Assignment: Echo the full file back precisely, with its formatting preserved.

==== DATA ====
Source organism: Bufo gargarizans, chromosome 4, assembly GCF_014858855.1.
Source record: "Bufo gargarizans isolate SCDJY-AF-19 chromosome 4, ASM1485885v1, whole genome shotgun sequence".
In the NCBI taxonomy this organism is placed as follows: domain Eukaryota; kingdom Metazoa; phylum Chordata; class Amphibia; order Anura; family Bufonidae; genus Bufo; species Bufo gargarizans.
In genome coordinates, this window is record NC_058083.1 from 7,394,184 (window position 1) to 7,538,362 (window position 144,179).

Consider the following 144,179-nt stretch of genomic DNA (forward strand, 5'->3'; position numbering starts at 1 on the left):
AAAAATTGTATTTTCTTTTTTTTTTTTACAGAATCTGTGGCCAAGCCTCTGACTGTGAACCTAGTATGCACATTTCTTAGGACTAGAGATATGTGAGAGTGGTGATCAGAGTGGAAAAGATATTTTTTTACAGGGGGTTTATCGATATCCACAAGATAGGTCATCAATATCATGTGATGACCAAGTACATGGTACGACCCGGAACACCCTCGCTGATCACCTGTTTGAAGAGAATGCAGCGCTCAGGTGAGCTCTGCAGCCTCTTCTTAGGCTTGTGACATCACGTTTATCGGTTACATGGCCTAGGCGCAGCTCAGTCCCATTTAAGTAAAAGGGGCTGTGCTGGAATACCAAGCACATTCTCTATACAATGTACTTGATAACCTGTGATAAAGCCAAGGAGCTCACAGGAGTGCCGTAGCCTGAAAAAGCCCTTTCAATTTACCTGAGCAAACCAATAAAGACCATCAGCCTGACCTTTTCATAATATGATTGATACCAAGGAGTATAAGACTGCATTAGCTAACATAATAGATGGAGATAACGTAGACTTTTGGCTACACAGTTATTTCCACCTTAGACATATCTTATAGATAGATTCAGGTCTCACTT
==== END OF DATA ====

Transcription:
Source organism: Bufo gargarizans, chromosome 4, assembly GCF_014858855.1.
Source record: "Bufo gargarizans isolate SCDJY-AF-19 chromosome 4, ASM1485885v1, whole genome shotgun sequence".
In the NCBI taxonomy this organism is placed as follows: domain Eukaryota; kingdom Metazoa; phylum Chordata; class Amphibia; order Anura; family Bufonidae; genus Bufo; species Bufo gargarizans.
In genome coordinates, this window is record NC_058083.1 from 7,394,184 (window position 1) to 7,538,362 (window position 144,179).

Consider the following 144,179-nt stretch of genomic DNA (forward strand, 5'->3'; position numbering starts at 1 on the left):
AAAAATTGTATTTTCTTTTTTTTTTTTACAGAATCTGTGGCCAAGCCTCTGACTGTGAACCTAGTATGCACATTTCTTAGGACTAGAGATATGTGAGAGTGGTGATCAGAGTGGAAAAGATATTTTTTTACAGGGGGTTTATCGATATCCACAAGATAGGTCATCAATATCATGTGATGACCAAGTACATGGTACGACCCGGAACACCCTCGCTGATCACCTGTTTGAAGAGAATGCAGCGCTCAGGTGAGCTCTGCAGCCTCTTCTTAGGCTTGTGACATCACGTTTATCGGTTACATGGCCTAGGCGCAGCTCAGTCCCATTTAAGTAAAAGGGGCTGTGCTGGAATACCAAGCACATTCTCTATACAATGTACTTGATAACCTGTGATAAAGCCAAGGAGCTCACAGGAGTGCCGTAGCCTGAAAAAGCCCTTTCAATTTACCTGAGCAAACCAATAAAGACCATCAGCCTGACCTTTTCATAATATGATTGATACCAAGGAGTATAAGACTGCATTAGCTAACATAATAGATGGAGATAACGTAGACTTTTGGCTACACAGTTATTTCCACCTTAGACATATCTTATAGATAGATTCAGGTCTCACTT